There is no mention of the word slave, but slavery is the subject. At the convention, George Mason, in a burst of prophecy that we would later hear from writers from Frederick Douglass and Harriet Beecher Stowe through James Baldwin, warned his colleagues, “As nations cannot be rewarded or punished in the next world they must in this. By an inevitable chain of causes and effects, Providence punishes national sins by national calamities.”

During John Quincy Adams’ defense of the slaves who had revolted on the Amistad, Adams pointed out that the framers had hid the sin of slavery under the fig leaf of a circumlocution—“person held to service”—and he sought, as did Douglass and William Lloyd Garrison, to rip off the veil of words concerning the country’s original sin and to perform the task of calling things—and people who had been reduced to things—by their right names, and this quest for representative words is the quest that so many American writers would continue, demanding honesty and accuracy and truth from the language of the Constitution, as well as the English language.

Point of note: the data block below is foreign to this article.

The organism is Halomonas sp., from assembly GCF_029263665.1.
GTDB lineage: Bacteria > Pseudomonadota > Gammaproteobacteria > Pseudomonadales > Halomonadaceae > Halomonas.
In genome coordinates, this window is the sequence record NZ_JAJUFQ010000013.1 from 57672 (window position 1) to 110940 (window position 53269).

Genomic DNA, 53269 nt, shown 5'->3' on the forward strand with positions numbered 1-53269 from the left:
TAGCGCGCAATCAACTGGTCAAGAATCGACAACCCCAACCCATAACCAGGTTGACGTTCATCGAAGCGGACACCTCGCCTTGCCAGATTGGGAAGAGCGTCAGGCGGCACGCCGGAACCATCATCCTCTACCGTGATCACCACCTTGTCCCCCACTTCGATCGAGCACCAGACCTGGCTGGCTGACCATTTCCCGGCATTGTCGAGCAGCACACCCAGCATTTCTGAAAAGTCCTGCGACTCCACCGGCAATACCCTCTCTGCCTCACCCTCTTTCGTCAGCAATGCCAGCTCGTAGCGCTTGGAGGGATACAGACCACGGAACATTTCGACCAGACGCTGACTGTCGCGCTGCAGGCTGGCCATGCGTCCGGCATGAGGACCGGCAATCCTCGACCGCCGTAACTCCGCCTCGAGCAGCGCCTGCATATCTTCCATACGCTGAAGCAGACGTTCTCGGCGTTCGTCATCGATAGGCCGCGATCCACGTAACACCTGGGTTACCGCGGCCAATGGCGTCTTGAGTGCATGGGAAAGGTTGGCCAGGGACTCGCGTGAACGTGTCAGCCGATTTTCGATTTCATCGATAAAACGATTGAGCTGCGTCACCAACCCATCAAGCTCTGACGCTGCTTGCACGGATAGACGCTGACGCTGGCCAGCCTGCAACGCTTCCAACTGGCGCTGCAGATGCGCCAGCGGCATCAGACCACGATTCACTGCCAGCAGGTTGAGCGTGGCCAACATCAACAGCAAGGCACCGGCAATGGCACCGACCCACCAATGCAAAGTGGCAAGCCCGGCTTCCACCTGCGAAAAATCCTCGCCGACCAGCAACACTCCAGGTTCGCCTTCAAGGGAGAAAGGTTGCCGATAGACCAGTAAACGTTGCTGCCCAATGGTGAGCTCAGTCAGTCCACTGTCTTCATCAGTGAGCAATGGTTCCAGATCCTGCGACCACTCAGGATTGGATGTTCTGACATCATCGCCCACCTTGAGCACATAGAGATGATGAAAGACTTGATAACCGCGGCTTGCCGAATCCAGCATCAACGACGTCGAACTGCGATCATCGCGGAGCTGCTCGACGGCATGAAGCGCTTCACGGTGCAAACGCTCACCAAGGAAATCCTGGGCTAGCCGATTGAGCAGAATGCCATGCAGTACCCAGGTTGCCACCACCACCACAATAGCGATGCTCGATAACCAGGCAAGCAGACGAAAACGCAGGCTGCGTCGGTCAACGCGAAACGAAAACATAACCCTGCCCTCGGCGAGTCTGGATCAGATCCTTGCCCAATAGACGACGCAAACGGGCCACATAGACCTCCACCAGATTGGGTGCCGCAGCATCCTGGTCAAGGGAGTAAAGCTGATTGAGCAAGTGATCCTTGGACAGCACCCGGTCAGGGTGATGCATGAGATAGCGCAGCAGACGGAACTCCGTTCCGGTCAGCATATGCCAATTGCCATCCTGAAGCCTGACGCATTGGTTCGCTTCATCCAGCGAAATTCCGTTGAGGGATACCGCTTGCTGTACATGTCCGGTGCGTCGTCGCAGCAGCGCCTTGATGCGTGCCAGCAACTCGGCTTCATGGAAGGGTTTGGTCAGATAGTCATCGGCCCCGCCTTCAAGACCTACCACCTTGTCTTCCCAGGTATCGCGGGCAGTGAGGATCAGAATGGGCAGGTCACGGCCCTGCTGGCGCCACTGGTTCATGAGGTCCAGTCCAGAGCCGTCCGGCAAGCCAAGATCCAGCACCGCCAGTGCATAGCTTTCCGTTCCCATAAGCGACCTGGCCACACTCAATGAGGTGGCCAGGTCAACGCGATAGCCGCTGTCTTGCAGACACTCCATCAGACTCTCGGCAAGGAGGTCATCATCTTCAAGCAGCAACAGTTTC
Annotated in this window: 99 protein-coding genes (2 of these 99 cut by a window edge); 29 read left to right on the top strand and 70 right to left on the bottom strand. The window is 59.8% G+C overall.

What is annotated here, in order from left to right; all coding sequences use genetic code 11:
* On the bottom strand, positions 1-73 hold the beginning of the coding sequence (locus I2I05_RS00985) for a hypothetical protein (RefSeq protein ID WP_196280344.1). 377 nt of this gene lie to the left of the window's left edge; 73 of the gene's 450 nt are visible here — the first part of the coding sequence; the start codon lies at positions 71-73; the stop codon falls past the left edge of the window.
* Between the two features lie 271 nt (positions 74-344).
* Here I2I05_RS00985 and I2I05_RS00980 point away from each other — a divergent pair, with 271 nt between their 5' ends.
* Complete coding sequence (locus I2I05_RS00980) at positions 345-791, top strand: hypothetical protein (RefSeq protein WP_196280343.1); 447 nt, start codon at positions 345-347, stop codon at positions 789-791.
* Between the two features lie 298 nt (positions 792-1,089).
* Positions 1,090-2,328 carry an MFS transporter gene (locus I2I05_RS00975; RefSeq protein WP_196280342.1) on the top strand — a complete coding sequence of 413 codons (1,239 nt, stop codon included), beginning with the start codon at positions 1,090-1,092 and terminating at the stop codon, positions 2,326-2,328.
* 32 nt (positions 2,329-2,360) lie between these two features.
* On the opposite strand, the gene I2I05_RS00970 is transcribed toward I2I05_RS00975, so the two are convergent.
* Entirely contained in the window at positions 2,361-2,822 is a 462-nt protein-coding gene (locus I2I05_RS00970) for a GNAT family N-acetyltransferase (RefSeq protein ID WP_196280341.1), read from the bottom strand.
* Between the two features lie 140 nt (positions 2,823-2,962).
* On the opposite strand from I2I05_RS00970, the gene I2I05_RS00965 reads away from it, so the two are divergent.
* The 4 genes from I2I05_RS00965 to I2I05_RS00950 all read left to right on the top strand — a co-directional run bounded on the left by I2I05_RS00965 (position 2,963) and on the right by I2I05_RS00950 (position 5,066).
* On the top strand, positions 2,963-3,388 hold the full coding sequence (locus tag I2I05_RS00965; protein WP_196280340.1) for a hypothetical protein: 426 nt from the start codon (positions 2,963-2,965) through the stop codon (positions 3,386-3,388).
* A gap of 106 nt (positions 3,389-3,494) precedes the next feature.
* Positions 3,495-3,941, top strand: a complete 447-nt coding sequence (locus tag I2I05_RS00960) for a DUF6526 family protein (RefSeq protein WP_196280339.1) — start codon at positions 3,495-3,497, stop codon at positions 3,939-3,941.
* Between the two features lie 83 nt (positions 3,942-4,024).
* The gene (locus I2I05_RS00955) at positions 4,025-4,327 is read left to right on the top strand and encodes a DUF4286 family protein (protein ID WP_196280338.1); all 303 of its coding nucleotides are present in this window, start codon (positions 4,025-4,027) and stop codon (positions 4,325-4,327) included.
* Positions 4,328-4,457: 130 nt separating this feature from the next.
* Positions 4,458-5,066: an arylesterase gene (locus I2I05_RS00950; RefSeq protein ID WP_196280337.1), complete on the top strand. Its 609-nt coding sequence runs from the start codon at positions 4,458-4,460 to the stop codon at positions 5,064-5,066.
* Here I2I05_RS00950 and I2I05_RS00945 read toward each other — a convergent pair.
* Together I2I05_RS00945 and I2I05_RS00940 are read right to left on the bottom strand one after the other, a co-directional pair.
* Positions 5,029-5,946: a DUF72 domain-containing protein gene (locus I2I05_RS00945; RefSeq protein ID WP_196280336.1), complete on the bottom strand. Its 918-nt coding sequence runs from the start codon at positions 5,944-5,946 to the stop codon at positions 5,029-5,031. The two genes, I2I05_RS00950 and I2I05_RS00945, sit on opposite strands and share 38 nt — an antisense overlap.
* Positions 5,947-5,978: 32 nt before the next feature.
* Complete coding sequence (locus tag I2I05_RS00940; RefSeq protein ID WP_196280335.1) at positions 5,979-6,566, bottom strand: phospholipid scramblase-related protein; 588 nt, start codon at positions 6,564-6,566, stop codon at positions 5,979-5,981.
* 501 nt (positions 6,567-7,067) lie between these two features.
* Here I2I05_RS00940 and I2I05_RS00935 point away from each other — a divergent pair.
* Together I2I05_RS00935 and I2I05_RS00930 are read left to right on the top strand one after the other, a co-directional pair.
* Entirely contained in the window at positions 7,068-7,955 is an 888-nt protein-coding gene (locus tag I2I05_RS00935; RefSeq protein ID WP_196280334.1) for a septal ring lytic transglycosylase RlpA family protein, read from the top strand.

As Thurgood Marshall argues in a his essay on the Constitution written in the year of the Bicentennial: “If we seek…a sensitive understanding of the Constitution’s inherent defects, and its promising evolution through 200 years of history, the celebration of the ‘Miracle at Philadelphia’ will, in my view, be a far more meaningful and humbling experience. We will see the true miracle was not the birth of the Constitution, but its life, a life nurtured through two turbulent centuries of our own making…..”

Not until 1865, with the passage of the 13th amendment was slavery outlawed in the United States. Not until 1920, with the passage of the 19th amendment, did women receive the right to vote.